“If ‘preparing’ a piano was, according to Berio, like ‘drawing a moustache on the Mona Lisa’ (and doing this is in bad taste, at least for Berio and King, so forget Dadaism), what George King’s album Jubilees shows is that there are compositions for piano that do not require more mechanisms than those of the instrument itself. Let’s be honest: the beginning of the twentieth century and the present have been very generous with offering piano scores that are almost untouchable/ impossible to play (not because of virtuosity, but because of wealth of junk and annotations that are bordering on insanity), but through these four composers it becomes clear that not only is it possible to follow a line of ‘playable’ pianistic literature, but also ‘audible’.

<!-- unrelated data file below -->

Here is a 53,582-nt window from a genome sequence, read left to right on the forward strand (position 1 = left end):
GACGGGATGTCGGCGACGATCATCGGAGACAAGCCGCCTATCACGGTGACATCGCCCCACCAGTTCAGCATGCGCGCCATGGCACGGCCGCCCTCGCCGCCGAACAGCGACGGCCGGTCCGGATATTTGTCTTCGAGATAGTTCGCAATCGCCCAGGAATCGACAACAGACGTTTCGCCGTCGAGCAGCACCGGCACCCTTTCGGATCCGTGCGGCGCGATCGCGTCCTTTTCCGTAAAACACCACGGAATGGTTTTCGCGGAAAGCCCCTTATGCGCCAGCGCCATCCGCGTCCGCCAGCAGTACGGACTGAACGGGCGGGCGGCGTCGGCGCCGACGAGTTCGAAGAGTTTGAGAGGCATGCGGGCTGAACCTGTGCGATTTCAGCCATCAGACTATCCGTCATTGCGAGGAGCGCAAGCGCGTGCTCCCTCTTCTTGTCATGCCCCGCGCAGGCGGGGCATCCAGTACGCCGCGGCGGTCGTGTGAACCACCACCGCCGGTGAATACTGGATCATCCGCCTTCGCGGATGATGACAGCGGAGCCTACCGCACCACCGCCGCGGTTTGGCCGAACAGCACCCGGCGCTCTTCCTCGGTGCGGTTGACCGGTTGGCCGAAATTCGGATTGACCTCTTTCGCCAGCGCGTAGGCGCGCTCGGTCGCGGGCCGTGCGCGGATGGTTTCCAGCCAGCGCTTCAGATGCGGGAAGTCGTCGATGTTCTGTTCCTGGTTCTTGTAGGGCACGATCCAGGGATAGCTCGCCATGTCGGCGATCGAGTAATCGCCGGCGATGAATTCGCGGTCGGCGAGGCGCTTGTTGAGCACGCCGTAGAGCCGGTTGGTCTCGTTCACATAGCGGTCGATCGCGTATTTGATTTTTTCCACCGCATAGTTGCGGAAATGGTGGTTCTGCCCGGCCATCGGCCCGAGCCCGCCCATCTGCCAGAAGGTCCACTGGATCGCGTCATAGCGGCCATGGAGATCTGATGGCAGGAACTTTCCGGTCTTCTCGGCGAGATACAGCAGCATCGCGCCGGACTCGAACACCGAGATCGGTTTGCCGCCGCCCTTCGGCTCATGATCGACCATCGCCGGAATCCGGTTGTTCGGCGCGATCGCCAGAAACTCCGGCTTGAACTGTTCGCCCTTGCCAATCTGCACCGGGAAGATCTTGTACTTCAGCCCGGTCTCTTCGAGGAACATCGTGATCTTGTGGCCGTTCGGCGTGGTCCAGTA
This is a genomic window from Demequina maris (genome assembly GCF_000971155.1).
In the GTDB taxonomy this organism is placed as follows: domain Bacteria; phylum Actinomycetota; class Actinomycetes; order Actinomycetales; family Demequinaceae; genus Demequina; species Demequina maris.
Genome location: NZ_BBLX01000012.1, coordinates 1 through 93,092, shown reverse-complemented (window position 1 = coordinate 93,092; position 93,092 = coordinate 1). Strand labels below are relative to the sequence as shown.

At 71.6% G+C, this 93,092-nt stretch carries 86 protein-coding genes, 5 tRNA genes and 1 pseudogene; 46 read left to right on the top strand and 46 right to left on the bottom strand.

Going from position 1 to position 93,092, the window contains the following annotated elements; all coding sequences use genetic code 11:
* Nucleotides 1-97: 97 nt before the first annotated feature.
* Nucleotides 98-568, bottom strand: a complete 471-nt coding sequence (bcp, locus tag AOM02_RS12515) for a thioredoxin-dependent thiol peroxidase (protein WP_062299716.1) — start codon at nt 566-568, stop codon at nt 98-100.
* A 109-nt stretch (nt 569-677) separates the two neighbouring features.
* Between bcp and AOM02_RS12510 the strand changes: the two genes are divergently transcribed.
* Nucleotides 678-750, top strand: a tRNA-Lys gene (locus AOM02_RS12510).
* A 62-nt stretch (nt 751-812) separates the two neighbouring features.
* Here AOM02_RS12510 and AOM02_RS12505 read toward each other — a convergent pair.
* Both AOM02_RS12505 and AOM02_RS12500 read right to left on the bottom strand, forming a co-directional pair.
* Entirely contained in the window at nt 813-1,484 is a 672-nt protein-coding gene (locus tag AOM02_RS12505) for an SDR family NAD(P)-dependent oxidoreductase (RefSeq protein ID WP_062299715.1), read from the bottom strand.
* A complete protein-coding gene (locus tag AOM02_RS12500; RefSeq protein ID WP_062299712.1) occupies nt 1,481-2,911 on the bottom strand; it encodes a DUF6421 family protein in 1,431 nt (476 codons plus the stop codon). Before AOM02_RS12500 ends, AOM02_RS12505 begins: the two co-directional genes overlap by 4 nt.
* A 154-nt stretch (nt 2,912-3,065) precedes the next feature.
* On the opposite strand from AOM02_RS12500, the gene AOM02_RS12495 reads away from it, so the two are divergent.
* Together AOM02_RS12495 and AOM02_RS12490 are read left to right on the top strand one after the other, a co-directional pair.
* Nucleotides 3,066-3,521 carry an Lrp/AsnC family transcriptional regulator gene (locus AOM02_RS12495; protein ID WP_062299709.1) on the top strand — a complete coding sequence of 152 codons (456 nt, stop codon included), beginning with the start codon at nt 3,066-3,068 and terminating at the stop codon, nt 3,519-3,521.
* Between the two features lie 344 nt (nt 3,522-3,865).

Lindberg in his pieces has Debussy and Chopin in mind without camouflaging the virtuosic writing demanded by an instrument he knows so well: his pieces are a sort of purification process, requiring careful listening to reach catharsis. Benjamin is denoted by the fascination of Messiaen’s harmony, with hidden, contrasting structures and surprising characters; the calm at the first and fifth piece against the aggressiveness of the second and the fourth, the playful third and the final piece with clear influences of the French master. Cashian experiments with what is already a classic; the dialogue between painting and music in a set of parts recreated in the paintings of Ben Hartley; some gouaches on cardboard of scenes of local customs with a certain naïve touch. Special music? Why not. But aware of where its inspiration comes from. In the case of George King and his studies, the references of classical music, jazz and improvisational style are mingled. The last piece (number six) requires great technical skill (certainly not impossible), that turns out to be trickster; the repeated notes and the rhythmic games of mad speed, asymmetric and accurate at the same time, bring reminiscences of Ligeti and leave the listener excited and captivated. A luxurious finale. A record showing that the piano (pure) is far from being exhausted. Check it out for yourself. I assure you that it is worth it.”